Since the time I reviewed the songs of Dum Lagake Haisha (2015), something had been niggling at my inside. In one scene, the heroine is made fun of by her own younger brother that she looks like a bull in front of their parents and the parents do not do anything about it. Disrespect to elders is also a regular feature of advertisements today. If this disrespectful behavior of children is not controlled today, it can have severe repercussions for the parents, themselves; sooner or later. Thus, I decided to take up this subject for today.
I contacted Dr. Sumit Gupta, Sr. Consultant Psychiatrist, Max Multi-Speciality Center, Pitampura, Delhi and asked him about inculcating the quality of respecting the elders, in children. This is what he had to say:
Children keenly watch the behavior of others around them and learn that behavior in the context of actual or perceived consequences. Any behavior that is perceived to be acceptable to others and/or successful in meeting any objective is more likely to be emulated.
The display of misbehavior towards elderly in movies is more likely to be emulated by children, if it is done by a “Hero” or a “Lead role” or a “Successful person”, and is less likely to be emulated if it is done by a “Villain” or if it results in “Punishment or any negative consequences”.
There is no lower age cut-off for children to be taught about respecting elders. Even toddlers can distinguish between the facial expressions of parents signaling ‘social approval’ or signaling ‘disapproval’ for their acts. Many times, a toddler slapping or pinching an elder is taken as a playful act and with the response of laughing which signals to the young mind that such an act is socially acceptable.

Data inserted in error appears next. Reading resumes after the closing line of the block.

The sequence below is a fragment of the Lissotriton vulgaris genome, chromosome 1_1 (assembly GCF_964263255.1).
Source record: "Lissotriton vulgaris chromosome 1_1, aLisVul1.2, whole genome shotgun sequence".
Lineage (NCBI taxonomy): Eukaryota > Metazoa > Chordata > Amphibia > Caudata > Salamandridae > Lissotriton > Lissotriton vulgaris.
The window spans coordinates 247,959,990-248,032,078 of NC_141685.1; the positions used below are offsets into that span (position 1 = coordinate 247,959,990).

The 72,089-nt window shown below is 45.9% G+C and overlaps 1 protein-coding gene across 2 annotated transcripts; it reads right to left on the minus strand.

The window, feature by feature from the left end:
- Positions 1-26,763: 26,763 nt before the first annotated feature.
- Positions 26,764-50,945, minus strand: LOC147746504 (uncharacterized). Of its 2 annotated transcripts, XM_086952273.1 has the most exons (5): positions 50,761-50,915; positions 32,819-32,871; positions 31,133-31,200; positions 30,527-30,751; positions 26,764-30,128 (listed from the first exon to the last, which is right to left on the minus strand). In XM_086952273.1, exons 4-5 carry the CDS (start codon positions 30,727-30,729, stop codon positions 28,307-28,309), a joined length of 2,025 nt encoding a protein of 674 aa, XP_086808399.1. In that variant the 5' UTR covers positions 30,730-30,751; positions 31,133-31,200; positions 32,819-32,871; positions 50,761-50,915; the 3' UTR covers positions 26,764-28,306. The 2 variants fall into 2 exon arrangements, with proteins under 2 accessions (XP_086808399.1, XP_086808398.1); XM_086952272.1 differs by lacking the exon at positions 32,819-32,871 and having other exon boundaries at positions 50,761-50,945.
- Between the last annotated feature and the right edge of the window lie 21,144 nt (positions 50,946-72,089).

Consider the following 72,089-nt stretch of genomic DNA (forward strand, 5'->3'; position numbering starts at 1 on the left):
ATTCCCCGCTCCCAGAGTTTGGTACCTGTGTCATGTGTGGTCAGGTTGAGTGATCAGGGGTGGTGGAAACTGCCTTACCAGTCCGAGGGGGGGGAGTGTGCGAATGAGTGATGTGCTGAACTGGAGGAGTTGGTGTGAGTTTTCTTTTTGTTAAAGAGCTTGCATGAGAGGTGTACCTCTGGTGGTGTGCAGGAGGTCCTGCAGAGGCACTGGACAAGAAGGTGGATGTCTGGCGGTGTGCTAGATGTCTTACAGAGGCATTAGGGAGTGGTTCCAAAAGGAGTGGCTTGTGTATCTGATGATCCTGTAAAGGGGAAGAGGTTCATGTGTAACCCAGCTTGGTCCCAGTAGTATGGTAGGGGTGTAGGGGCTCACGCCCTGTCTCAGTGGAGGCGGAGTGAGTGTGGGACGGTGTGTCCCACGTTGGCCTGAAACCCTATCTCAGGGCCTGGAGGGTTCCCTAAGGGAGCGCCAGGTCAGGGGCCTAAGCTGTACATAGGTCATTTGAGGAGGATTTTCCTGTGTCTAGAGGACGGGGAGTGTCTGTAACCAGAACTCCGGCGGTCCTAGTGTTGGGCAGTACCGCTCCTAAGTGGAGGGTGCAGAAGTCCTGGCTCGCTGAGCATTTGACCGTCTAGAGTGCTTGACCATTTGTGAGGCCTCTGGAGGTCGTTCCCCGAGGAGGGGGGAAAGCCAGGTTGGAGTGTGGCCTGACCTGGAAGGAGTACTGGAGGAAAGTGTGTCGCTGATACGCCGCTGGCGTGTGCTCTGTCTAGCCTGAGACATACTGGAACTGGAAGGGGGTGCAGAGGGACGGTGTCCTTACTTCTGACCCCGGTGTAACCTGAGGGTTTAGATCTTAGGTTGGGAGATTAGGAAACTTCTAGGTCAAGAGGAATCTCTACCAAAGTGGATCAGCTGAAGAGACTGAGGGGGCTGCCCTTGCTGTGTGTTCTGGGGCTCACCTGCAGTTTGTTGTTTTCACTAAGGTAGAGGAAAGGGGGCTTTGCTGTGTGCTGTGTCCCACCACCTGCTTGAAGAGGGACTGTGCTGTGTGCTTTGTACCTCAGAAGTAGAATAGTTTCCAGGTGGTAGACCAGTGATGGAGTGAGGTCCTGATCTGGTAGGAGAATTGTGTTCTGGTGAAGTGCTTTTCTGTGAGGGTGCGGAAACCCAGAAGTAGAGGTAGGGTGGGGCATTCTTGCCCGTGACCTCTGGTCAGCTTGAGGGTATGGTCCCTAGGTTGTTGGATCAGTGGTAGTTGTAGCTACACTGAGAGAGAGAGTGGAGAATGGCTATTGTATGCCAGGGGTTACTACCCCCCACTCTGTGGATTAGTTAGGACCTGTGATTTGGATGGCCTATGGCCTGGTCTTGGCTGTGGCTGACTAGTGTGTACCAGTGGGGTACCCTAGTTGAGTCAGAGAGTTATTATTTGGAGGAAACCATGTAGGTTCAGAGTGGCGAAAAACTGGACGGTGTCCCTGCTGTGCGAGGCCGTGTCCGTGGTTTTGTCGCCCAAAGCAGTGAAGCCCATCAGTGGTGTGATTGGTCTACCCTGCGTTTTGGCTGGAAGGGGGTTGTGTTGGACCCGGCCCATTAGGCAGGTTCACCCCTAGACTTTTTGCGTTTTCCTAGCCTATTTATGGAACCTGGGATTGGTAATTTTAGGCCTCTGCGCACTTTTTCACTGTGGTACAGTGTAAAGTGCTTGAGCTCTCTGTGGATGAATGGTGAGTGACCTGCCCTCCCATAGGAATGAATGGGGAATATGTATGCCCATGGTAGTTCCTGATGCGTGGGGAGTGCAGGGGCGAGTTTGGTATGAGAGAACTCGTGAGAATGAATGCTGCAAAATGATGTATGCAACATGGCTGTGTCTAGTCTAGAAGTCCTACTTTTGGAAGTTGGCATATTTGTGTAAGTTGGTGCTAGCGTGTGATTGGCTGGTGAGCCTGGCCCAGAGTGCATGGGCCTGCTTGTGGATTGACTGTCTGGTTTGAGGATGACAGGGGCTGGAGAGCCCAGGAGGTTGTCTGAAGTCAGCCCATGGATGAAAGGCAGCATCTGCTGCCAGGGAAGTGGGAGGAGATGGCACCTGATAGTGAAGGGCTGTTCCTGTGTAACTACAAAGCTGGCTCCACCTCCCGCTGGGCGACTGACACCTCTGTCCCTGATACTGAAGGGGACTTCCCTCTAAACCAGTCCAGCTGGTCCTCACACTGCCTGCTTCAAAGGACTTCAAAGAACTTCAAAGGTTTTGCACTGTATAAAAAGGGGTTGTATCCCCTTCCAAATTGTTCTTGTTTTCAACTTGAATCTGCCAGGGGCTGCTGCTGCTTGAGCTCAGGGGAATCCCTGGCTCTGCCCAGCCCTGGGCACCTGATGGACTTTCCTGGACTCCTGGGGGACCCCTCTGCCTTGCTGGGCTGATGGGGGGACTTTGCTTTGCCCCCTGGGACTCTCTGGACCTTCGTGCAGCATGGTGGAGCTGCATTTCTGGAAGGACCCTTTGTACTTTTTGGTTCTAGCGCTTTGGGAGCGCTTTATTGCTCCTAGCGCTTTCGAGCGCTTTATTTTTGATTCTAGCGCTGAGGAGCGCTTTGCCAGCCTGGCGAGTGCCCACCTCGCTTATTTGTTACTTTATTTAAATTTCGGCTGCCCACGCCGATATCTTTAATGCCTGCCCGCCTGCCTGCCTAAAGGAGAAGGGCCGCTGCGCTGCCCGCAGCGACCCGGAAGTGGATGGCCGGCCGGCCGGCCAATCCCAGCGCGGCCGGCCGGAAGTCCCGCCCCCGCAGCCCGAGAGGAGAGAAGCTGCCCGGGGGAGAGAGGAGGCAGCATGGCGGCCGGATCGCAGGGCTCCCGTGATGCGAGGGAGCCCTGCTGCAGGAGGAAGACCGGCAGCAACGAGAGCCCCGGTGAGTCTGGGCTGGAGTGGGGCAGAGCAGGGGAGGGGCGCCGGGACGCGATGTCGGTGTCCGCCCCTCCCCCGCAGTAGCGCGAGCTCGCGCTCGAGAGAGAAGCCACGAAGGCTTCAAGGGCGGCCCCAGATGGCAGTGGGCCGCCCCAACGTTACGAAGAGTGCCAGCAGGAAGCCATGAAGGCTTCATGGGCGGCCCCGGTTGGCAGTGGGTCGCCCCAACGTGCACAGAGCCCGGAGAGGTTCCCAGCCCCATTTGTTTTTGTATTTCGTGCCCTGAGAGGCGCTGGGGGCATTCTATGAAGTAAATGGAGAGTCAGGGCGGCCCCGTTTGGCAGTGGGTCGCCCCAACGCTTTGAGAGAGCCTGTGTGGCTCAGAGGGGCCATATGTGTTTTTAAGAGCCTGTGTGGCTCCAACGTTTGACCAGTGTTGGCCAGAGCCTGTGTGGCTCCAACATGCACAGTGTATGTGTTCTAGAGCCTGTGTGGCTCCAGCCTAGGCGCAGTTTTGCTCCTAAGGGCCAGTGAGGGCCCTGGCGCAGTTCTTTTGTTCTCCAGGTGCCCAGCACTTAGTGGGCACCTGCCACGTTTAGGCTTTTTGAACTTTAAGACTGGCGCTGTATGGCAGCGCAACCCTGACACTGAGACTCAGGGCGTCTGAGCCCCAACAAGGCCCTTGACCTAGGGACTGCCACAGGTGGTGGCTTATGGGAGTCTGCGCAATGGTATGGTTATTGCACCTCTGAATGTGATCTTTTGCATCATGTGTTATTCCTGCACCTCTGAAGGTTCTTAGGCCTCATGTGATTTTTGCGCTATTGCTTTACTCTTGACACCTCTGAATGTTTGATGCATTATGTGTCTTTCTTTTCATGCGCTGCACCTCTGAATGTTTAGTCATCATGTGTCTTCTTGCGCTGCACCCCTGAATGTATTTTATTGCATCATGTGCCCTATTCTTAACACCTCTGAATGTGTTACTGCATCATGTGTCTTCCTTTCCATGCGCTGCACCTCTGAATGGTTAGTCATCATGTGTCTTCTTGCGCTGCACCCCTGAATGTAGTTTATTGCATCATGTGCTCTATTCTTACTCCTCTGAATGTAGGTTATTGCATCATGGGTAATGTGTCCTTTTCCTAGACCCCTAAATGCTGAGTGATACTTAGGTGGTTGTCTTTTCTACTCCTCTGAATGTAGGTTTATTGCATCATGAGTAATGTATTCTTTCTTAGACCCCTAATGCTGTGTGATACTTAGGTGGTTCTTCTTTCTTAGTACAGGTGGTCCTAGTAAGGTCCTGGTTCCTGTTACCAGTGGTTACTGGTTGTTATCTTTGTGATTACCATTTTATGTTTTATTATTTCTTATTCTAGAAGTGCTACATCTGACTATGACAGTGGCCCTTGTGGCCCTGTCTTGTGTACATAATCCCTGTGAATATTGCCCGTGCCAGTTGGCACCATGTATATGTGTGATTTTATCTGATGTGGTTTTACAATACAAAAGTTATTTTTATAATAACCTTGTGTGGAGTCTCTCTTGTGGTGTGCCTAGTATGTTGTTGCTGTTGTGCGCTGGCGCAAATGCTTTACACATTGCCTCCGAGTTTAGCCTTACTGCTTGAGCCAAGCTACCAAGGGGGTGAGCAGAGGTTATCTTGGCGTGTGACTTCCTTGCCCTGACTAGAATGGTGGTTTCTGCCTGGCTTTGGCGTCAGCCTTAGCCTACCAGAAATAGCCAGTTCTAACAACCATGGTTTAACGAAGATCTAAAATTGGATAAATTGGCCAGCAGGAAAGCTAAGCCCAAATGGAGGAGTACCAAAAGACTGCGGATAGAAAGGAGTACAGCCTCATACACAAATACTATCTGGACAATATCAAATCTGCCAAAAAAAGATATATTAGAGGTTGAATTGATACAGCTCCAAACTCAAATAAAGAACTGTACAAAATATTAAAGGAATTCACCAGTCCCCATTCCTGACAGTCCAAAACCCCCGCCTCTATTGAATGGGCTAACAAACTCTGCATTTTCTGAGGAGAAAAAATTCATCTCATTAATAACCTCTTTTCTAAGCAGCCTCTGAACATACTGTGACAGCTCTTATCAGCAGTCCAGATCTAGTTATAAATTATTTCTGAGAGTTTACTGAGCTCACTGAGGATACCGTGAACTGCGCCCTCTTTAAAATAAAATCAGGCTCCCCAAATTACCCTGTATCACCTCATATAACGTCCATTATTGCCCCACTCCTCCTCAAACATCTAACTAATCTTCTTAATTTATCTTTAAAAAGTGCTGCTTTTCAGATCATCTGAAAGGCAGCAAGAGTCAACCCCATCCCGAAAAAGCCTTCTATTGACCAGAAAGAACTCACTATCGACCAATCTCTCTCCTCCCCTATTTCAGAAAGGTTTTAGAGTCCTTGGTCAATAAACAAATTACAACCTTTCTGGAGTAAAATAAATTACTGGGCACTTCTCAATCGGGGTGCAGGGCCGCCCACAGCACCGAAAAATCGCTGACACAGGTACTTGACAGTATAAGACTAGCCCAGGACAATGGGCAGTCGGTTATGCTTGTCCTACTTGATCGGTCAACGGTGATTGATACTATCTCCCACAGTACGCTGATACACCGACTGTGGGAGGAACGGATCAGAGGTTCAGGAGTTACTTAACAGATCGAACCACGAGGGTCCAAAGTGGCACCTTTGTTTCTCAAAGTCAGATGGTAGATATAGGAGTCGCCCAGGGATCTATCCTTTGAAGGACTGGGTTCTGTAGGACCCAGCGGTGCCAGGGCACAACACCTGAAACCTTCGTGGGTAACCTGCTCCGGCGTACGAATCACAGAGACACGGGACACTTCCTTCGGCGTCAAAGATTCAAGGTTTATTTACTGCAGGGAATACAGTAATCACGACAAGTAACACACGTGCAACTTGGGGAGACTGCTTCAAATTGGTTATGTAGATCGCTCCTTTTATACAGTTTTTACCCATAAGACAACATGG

This can lead to dangerous consequences later on in life. A correct response should be to just signal disapproval by saying “no” and by a correct facial expression of disapproval.
A very important aspect is that children consider the parents’ behavior as the ‘ideal behavior’ and are more likely to copy that than anything else. They are more likely to be guided by actually witnessed behavior pattern rather than by what is verbally told as to be right or wrong. Hence, parents should do exactly what they expect from their children.
A few points that can make a lot of difference are:
- Always observe basic courtesies while dealing with children. Do not hesitate to say “sorry” to your child if you have accidentally hurt him/her. This helps the child identify ‘wrong’ behavior.
- Similarly, a behavior that is followed by ‘thank you’ is regarded as a ‘right’ behavior by the child. Do not be rash towards anyone including your subordinates. Children are aware of ‘power hierarchy’ and learn to exploit those who appear to be in ‘a weak position’ by witnessing this.
- Teach children to be respectful of elders by being respectful of your own elders in front of them. Avoid criticizing your elders in front of children.
Bollywood and Respect: Here are some of my favorite songs on respecting others. I have been trying to find one song of Mohammad Rafi paying tribute to K L Saigal. I don’t remember the exact lines. I did not get it online. I would appreciate it if someone helps me with that.
Dedi hamein aazadi… Jagriti (1951) Respect toward the Father of the Nation, Mahatma Gandhi.
Bande mein tha dam… Lage Raho Munnabhai (2006) Respect toward the Father of the Nation, Mahatma Gandhi.
Na fankar tujhsa… Kroadh (1990) Song dedicated to Mohammad Rafi Sahab by Mohammad Aziz.
Usko nahin dekha humne kabhi… Daadi Maa (1966) Respect for mother.
Jab tak ke hai aakash pe chand aur sitare… Aap Ki Parchayiyan (1964) Respect for parents.
Saare zamane se… Aap Aaye Bahar Aayi (1971) Respect for one’s beloved.